IF YOU KNEW SUZIE – AT 11:53 A.M. ET: Susan Rice has gotten more publicity in the last week than in the rest of her career. Our U.N. ambassador, and probable nominee to succeed Hillary Clinton, is charged by Republicans with misleading the public on Libya by appearing on TV programs days after the consulate attack and repeating the party line that it had been provoked by some YouTube video, even though the truth was known by then.
Democrats in Congress are self-righteously defending Rice, often in the most tasteless way. Some are suggesting that criticisms directed at her are really based on the fact that she's an African-American woman. That is pure nonsense.
Now a surprising column by the Washington Post's Dana Milbank, himself a liberal, sets the record straight. Milbank traces Rice's career, finds it inadequate, and bluntly draws the right conclusion.
...McCain, even if wrong on the particulars, is right about Rice. She is ill-equipped to be the nation’s top diplomat for reasons that have little to do with Libya.
Even in a town that rewards sharp elbows and brusque personalities, Rice has managed to make an impressive array of enemies — on Capitol Hill, in Foggy Bottom and abroad. Particularly in comparison with the other person often mentioned for the job, Sen. John Kerry, she can be a most undiplomatic diplomat, and there likely aren’t enough Republican or Democratic votes in the Senate to confirm her.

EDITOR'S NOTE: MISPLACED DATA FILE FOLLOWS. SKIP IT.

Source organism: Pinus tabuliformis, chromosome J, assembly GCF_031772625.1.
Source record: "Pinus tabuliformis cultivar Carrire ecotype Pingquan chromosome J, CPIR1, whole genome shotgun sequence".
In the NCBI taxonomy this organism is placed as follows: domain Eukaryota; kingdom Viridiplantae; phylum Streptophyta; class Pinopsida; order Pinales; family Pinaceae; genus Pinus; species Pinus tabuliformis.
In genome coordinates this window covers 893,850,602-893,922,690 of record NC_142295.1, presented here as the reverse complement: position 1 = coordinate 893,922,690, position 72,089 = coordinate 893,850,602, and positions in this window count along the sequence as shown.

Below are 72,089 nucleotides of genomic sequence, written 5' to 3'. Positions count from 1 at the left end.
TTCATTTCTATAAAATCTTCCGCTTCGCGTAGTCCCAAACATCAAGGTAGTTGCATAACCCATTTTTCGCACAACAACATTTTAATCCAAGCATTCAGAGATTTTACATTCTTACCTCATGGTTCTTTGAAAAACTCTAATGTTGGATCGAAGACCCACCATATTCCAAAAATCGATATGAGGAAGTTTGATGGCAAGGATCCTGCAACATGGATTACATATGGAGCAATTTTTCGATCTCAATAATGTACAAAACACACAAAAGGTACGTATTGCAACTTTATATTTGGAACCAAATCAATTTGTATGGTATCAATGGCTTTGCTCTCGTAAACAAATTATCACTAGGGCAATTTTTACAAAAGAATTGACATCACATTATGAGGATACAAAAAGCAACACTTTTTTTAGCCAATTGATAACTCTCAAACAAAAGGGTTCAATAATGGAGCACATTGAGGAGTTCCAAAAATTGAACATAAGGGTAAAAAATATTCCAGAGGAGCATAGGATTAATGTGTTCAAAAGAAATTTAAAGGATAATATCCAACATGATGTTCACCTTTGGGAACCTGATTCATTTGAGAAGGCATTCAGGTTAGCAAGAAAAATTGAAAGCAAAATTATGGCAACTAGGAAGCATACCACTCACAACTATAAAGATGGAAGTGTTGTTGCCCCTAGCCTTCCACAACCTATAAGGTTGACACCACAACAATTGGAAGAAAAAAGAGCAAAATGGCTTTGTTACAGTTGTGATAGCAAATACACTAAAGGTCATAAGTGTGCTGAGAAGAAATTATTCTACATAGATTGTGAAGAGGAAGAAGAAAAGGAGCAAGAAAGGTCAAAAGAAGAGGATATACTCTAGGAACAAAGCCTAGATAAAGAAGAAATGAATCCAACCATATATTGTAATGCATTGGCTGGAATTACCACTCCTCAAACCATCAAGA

That is a stunning statement. Not enough votes to confirm her? Or not enough honest votes? I doubt if more than a handful of Dems would vote against a black woman, knowing what would happen to them inside their party.
Back when she was an assistant secretary of state during the Clinton administration, she appalled colleagues by flipping her middle finger at Richard Holbrooke during a meeting with senior staff at the State Department, according to witnesses. Colleagues talk of shouting matches and insults.
Among those she has insulted is the woman she would replace at State. Rice was one of the first former Clinton administration officials to defect to Obama’s primary campaign against Hillary Clinton. Rice condemned Clinton’s Iraq and Iran positions, asking for an “explanation of how and why she got those critical judgments wrong.”
Rice’s put-down of Clinton was tame compared with her portrayal of McCain during 2008, which no doubt contributes to McCain’s hostility toward her today. She mocked McCain’s trip to Iraq (“strolling around the market in a flak jacket”), called his policies “reckless” and said “his tendency is to shoot first and ask questions later. It’s dangerous.”
It was Rice’s own shoot-first tendency that caused her to be benched as a spokesman for the Obama campaign for a time in 2008. She unnerved European allies when she denounced as “counterproductive” and “self-defeating” the U.N. policy that Iran suspend its nuclear program before talks can begin. She criticized President George W. Bush and McCain because they “insisted” on it. But, as The Post’s Glenn Kessler pointed out at the time, European diplomats were rattled by such remarks because the precondition was their idea.
And on Libya:
True, Rice was following orders from the White House, which she does well. But the nation’s top diplomat needs to show more sensitivity and independence — traits Clinton has demonstrated in abundance. Obama can do better at State than Susan Rice.
COMMENT: He certainly can. But now that Rice is under attack and Obama has publicly defended her in a news conference, he almost has to nominate her, if only to show his presumed strength.
We are at a very critical time in foreign policy. We need someone at State who can do the job well. Coming from a liberal writer, Milbank's column should serve as a warning that we're about to get the B-Team.
November 17, 2012